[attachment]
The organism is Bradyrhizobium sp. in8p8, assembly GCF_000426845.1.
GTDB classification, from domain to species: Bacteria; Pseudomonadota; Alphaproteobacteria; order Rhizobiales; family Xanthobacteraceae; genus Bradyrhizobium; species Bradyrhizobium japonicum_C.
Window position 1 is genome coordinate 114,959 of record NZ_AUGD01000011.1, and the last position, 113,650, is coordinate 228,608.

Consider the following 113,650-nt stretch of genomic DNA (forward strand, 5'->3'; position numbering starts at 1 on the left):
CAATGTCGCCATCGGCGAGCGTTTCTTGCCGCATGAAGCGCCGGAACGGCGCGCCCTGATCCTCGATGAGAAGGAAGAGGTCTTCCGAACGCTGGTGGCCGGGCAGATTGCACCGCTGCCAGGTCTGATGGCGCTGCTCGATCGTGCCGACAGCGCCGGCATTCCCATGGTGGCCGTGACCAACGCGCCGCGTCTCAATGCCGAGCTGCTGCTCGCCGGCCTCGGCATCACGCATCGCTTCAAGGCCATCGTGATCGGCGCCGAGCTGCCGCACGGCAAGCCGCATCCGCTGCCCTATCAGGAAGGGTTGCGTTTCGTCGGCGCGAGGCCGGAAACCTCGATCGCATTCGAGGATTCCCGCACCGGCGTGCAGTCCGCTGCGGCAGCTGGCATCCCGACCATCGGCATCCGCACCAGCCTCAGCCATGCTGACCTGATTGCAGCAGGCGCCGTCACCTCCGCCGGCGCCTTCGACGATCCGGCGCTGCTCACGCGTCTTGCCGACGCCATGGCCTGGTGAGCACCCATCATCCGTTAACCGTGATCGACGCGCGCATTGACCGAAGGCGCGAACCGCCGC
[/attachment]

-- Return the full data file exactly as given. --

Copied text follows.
The organism is Bradyrhizobium sp. in8p8, assembly GCF_000426845.1.
GTDB classification, from domain to species: Bacteria; Pseudomonadota; Alphaproteobacteria; order Rhizobiales; family Xanthobacteraceae; genus Bradyrhizobium; species Bradyrhizobium japonicum_C.
Window position 1 is genome coordinate 114,959 of record NZ_AUGD01000011.1, and the last position, 113,650, is coordinate 228,608.

Consider the following 113,650-nt stretch of genomic DNA (forward strand, 5'->3'; position numbering starts at 1 on the left):
CAATGTCGCCATCGGCGAGCGTTTCTTGCCGCATGAAGCGCCGGAACGGCGCGCCCTGATCCTCGATGAGAAGGAAGAGGTCTTCCGAACGCTGGTGGCCGGGCAGATTGCACCGCTGCCAGGTCTGATGGCGCTGCTCGATCGTGCCGACAGCGCCGGCATTCCCATGGTGGCCGTGACCAACGCGCCGCGTCTCAATGCCGAGCTGCTGCTCGCCGGCCTCGGCATCACGCATCGCTTCAAGGCCATCGTGATCGGCGCCGAGCTGCCGCACGGCAAGCCGCATCCGCTGCCCTATCAGGAAGGGTTGCGTTTCGTCGGCGCGAGGCCGGAAACCTCGATCGCATTCGAGGATTCCCGCACCGGCGTGCAGTCCGCTGCGGCAGCTGGCATCCCGACCATCGGCATCCGCACCAGCCTCAGCCATGCTGACCTGATTGCAGCAGGCGCCGTCACCTCCGCCGGCGCCTTCGACGATCCGGCGCTGCTCACGCGTCTTGCCGACGCCATGGCCTGGTGAGCACCCATCATCCGTTAACCGTGATCGACGCGCGCATTGACCGAAGGCGCGAACCGCCGC